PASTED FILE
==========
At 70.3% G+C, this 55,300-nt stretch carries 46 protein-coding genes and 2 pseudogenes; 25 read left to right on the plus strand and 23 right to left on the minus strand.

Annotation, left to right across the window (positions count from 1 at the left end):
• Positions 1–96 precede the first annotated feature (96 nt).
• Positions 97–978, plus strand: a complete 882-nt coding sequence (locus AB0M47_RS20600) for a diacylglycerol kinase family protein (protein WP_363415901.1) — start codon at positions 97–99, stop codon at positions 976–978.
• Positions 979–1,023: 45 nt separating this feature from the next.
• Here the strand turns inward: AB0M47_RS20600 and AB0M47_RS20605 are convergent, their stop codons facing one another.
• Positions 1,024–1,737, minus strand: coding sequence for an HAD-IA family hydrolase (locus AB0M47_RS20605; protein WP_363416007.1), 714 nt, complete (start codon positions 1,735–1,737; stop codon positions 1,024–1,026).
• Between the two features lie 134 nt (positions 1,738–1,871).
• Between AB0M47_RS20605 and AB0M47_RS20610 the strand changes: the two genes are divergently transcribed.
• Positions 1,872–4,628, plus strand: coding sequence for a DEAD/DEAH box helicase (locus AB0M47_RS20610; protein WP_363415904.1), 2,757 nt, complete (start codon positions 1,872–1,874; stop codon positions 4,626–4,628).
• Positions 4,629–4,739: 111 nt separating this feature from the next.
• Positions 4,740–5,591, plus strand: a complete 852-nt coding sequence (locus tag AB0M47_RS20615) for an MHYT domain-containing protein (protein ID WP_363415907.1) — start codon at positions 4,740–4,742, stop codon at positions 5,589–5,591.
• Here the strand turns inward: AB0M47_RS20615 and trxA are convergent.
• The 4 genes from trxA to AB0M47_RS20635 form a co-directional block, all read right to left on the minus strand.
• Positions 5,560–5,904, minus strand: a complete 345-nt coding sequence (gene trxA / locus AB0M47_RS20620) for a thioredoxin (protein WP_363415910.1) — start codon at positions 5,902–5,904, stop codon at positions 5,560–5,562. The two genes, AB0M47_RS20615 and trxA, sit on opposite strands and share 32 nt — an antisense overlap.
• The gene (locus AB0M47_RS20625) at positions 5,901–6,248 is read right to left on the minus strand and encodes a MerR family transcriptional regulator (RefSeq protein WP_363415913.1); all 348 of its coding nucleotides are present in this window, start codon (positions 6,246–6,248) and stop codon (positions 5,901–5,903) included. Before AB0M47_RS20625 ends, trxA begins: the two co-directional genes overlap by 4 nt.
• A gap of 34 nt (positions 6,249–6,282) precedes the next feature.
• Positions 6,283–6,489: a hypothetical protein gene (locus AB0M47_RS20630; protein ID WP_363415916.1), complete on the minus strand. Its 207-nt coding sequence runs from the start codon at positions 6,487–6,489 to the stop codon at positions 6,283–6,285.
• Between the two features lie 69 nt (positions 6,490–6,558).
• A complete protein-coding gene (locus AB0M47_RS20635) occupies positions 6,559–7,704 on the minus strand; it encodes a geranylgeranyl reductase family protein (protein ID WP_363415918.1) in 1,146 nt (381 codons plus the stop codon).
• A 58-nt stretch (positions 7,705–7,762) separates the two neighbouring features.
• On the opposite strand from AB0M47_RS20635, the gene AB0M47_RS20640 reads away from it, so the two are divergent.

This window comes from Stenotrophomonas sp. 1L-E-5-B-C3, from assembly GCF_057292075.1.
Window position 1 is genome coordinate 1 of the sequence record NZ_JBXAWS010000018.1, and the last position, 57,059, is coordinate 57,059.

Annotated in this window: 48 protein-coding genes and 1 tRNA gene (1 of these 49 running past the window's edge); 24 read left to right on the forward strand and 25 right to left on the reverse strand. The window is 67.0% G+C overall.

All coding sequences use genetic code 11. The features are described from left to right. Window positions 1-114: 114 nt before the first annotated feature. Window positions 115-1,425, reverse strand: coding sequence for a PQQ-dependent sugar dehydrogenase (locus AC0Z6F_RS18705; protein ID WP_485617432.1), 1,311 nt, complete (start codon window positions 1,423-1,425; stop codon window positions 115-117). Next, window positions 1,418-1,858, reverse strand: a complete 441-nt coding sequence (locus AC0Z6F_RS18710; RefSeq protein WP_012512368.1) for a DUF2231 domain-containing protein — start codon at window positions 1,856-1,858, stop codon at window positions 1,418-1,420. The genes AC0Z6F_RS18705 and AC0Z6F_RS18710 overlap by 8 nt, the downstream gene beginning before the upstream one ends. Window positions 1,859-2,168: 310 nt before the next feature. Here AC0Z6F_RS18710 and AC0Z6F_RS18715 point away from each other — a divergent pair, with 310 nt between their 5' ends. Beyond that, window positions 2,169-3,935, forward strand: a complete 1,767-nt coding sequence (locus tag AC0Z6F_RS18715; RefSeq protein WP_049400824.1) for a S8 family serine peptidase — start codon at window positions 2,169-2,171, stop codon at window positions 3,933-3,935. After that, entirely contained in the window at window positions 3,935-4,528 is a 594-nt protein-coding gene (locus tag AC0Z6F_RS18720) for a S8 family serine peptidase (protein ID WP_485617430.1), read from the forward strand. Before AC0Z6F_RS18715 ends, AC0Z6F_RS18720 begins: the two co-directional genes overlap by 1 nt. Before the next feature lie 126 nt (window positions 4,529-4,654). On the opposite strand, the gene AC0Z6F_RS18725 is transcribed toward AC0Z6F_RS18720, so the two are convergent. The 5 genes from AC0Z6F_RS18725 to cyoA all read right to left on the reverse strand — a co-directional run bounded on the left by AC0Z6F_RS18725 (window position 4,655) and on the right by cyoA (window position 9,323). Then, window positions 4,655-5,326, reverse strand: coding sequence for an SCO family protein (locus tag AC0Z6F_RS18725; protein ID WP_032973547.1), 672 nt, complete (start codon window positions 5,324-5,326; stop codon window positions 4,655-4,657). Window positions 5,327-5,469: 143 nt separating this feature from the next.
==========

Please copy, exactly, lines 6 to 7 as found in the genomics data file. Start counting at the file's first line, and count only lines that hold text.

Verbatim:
• Here the strand turns inward: AB0M47_RS20600 and AB0M47_RS20605 are convergent, their stop codons facing one another.
• Positions 1,024–1,737, minus strand: coding sequence for an HAD-IA family hydrolase (locus AB0M47_RS20605; protein WP_363416007.1), 714 nt, complete (start codon positions 1,735–1,737; stop codon positions 1,024–1,026).